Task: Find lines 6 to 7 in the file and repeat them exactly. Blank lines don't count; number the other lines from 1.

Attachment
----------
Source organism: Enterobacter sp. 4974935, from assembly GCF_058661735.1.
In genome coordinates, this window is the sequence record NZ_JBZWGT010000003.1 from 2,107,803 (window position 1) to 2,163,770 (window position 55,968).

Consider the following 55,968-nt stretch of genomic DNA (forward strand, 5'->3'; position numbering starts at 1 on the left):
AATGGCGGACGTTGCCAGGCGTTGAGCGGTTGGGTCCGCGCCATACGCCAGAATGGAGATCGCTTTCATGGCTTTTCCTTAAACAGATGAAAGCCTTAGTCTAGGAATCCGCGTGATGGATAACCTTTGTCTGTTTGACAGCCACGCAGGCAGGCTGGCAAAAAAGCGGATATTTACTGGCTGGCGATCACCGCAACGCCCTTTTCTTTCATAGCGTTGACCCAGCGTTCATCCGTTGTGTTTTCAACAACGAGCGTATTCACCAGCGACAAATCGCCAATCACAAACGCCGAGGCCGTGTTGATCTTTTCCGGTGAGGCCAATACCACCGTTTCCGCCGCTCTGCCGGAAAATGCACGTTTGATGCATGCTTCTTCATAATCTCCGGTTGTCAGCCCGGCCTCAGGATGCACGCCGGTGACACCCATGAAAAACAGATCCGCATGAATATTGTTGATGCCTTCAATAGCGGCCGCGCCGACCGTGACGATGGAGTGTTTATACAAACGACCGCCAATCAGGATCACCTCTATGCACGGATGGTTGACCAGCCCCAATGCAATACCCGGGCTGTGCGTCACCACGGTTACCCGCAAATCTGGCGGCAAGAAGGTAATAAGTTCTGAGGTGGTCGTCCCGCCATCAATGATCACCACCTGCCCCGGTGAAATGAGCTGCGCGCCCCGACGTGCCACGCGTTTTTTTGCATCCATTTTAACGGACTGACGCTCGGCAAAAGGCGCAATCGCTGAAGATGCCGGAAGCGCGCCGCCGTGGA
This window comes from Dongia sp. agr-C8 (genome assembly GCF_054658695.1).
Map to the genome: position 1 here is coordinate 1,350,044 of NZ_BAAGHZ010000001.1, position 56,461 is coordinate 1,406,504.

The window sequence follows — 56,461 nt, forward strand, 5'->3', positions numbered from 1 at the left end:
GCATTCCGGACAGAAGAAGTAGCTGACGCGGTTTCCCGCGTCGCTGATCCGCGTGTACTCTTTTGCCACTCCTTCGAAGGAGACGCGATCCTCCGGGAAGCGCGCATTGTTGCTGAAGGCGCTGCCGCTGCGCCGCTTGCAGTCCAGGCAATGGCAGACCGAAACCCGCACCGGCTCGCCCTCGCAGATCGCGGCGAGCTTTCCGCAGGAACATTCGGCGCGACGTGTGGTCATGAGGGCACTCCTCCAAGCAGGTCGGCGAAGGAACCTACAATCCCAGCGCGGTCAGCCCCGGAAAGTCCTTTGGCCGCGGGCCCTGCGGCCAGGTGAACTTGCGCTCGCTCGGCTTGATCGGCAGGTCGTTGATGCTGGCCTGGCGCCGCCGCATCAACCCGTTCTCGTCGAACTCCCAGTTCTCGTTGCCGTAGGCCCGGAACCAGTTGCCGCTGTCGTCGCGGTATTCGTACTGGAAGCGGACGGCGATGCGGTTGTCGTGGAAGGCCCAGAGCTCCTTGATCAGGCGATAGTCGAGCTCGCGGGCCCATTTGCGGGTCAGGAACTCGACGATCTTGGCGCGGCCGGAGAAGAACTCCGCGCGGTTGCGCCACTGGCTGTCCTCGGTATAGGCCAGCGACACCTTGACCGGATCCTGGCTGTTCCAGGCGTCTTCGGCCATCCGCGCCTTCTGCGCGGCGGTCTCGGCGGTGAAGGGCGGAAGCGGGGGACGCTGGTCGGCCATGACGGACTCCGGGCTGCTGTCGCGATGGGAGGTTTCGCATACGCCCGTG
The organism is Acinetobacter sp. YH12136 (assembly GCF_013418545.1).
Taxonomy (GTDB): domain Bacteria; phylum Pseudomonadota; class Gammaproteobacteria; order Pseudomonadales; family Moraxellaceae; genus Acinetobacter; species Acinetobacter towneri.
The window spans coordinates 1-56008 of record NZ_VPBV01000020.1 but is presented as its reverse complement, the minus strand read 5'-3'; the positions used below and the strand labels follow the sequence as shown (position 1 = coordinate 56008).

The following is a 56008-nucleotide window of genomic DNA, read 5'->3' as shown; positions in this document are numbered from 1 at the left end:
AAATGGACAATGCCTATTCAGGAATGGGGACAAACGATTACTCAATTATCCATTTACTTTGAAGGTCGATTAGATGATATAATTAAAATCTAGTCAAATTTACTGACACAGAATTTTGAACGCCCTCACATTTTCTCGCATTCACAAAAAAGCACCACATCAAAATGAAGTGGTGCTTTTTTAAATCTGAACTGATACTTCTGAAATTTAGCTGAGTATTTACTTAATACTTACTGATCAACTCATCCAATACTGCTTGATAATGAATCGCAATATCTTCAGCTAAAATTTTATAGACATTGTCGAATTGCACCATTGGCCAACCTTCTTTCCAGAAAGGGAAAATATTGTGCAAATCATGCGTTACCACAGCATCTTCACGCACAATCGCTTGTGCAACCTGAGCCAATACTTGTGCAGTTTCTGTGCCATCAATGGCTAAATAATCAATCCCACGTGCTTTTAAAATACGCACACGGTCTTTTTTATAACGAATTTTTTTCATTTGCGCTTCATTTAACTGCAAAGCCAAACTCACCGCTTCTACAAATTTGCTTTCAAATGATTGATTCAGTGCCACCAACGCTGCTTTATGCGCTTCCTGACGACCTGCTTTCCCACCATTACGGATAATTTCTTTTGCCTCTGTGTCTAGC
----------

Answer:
Map to the genome: position 1 here is coordinate 1,350,044 of NZ_BAAGHZ010000001.1, position 56,461 is coordinate 1,406,504.

The window sequence follows — 56,461 nt, forward strand, 5'->3', positions numbered from 1 at the left end: